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Re: test of new Location header usage

From: ts <decoux@moulon.inra.fr>
Date: Wed, 9 Aug 1995 14:18:27 +0200
Message-Id: <199508091218.OAA21291@moulon.inra.fr>
To: lilley@afs.mcc.ac.uk, andrew_mcrae@harvard.edu
Cc: www-talk@w3.org
> 
> Hi.
> On Wed, 9 Aug 1995, lilley wrote:
> > I presume your intent by outputting Status:200 is to generate a header? But 
> > the headers are generated by the server, not the script.
> 
> The CGI specification says: 
> 
>    [ From <URL:http://hoohoo.ncsa.uiuc.edu/cgi/out.html> ]
> ] Any headers which are not server directives are sent directly back
> ] to the client. Currently, this specification defines three server 
> ] directives: 
>    [...]
> ]         Content-type
>    [...]
> ]         Location
>    [...]
> ]         Status
> ]
> ]        This is used to give the server an HTTP/1.0 status line to
> ] send to the client. The format is nnn xxxxx, where nnn is the 3-digit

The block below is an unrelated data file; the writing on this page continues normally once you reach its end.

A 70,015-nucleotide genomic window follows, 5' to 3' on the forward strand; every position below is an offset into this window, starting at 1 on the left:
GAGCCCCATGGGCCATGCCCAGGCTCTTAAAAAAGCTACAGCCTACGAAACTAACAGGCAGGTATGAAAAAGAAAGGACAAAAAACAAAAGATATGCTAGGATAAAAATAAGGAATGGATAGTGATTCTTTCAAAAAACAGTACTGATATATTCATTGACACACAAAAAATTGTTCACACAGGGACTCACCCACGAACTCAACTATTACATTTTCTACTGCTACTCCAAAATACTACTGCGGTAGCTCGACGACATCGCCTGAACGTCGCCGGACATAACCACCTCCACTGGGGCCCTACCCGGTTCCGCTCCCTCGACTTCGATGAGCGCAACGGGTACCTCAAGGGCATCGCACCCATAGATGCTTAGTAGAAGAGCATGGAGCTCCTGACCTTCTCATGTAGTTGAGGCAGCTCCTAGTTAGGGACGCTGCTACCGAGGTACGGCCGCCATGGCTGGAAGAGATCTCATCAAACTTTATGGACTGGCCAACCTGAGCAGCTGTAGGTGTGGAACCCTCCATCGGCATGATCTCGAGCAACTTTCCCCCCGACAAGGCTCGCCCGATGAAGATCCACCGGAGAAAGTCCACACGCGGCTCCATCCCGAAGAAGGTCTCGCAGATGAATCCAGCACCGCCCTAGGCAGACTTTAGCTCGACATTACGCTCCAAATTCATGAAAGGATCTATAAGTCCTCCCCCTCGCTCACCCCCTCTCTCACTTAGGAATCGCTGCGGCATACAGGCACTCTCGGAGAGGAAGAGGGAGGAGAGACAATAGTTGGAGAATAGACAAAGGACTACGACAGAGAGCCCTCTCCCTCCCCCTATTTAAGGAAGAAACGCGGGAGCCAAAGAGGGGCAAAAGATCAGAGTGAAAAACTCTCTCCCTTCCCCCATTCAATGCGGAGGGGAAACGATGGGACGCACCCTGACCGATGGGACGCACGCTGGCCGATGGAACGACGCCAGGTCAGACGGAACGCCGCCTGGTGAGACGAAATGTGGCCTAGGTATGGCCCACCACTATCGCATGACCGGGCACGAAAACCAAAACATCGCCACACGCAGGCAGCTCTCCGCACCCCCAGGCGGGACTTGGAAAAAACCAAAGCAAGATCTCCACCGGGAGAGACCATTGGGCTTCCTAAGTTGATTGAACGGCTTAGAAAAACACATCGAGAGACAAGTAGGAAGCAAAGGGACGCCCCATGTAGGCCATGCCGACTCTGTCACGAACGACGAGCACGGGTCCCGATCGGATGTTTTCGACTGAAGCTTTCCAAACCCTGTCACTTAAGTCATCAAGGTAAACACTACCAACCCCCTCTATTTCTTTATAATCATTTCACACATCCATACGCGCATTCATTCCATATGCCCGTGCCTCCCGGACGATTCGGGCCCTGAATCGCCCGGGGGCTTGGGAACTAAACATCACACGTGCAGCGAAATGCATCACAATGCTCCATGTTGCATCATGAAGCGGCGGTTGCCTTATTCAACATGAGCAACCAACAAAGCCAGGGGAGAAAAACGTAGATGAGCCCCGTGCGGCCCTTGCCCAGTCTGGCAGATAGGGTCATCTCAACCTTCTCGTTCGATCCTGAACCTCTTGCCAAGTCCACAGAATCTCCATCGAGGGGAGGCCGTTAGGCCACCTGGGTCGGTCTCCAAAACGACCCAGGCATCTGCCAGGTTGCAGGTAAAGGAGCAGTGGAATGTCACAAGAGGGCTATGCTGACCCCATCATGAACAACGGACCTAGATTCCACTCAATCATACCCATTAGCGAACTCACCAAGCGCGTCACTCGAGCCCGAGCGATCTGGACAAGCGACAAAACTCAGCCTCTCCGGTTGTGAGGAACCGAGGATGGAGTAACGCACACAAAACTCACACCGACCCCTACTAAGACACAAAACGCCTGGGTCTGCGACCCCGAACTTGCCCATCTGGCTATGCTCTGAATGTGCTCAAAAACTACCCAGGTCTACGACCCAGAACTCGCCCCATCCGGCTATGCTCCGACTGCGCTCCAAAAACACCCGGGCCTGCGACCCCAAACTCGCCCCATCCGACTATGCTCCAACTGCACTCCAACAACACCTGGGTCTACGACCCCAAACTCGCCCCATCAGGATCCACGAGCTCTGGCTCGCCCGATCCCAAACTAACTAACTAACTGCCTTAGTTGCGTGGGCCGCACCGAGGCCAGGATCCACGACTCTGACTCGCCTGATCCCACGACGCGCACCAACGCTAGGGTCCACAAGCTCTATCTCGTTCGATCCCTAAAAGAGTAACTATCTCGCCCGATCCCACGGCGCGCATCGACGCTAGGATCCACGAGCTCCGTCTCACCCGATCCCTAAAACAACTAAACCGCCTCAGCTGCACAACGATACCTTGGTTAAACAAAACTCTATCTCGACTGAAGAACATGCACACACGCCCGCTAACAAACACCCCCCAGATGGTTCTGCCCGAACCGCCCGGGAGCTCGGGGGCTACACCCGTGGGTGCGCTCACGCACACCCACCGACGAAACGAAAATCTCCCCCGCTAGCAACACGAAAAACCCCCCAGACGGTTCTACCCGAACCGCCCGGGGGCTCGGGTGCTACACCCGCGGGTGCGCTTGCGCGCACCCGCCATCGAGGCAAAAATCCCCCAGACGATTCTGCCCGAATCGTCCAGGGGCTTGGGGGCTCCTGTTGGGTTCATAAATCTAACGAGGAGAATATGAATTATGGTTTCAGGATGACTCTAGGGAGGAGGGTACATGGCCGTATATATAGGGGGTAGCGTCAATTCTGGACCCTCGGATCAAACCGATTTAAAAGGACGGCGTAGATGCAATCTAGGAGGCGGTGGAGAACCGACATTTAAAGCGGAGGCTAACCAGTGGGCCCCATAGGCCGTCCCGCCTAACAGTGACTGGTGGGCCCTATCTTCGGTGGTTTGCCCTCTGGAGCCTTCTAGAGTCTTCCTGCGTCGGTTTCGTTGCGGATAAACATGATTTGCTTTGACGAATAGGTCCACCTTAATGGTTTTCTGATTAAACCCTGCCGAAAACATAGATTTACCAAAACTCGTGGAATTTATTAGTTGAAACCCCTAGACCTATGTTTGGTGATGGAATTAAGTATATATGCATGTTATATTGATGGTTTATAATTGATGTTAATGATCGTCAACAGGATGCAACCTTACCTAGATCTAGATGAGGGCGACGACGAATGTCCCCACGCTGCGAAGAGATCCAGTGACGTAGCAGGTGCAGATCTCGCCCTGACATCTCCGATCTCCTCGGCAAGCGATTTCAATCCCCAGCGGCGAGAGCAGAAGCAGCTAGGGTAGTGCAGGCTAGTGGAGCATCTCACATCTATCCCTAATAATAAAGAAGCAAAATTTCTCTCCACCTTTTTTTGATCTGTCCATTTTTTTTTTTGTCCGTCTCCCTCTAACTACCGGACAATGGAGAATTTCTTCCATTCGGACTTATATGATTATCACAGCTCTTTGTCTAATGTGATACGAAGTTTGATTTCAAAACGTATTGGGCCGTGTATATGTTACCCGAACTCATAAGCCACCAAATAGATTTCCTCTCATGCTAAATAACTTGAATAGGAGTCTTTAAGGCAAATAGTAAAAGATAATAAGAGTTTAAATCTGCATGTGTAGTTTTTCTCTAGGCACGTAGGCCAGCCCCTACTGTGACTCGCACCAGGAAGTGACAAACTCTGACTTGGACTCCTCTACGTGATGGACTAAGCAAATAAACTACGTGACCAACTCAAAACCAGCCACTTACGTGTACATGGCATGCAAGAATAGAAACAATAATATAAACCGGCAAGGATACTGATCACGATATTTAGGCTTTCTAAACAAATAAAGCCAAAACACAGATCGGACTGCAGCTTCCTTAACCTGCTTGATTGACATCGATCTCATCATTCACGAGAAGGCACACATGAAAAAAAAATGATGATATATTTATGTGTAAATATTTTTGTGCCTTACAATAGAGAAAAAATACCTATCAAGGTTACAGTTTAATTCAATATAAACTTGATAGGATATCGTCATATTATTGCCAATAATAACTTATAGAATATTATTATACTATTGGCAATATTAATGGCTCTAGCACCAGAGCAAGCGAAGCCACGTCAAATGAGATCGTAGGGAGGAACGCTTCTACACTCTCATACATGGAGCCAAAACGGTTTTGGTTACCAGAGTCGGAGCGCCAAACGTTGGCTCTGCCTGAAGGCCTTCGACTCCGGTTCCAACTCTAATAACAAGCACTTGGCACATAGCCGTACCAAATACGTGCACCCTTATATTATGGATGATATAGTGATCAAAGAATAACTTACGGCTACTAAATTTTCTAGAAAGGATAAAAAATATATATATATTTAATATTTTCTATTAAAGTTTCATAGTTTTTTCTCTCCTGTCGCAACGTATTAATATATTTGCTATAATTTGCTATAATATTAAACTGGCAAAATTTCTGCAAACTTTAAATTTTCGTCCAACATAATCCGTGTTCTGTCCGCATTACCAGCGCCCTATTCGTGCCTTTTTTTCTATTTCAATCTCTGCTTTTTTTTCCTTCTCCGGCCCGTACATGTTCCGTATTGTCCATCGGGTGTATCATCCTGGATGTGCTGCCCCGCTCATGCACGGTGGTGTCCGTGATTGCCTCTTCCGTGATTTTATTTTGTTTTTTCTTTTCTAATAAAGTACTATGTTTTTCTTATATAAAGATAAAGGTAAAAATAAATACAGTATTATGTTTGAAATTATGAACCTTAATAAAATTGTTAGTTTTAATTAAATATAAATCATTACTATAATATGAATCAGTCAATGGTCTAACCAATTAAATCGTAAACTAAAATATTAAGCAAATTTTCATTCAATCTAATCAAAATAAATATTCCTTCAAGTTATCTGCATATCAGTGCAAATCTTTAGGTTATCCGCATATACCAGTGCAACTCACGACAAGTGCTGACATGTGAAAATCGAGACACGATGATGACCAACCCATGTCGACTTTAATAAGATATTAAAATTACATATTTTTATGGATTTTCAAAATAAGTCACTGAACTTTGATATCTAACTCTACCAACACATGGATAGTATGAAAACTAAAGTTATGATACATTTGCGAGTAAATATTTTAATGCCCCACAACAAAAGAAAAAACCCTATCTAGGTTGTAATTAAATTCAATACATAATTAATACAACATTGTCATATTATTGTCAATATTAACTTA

> ] status code, and xxxxx is the reason string, such as "Forbidden".
> 
> The spec does not say anything about the issue at hand: what a server
> should do when given both a Location: and a Status: header by a CGI
> program. 
> 
> (Just a little rant:)
> Honestly, I'm grateful to those who put in the work to produce the CGI
> specification. Thank you all. But I get really worried by documents which
> call themselves "specifications" and yet repeatedly say things like
> "Examples of the command line usage are much better demonstrated than
> explained." That's appropriate for a tutorial, but it's utterly hopeless
> for anything that's supposed to be definitive. 
> 

 Only historical reason : the first spec (CGI 1.0) defined only `Content-type'
and `Location'. `Status' was added for CGI 1.1

 I don't know why you want add a status code, when Location imply a code 302.

Guy Decoux
Received on Wednesday, 9 August 1995 08:21:01 GMT

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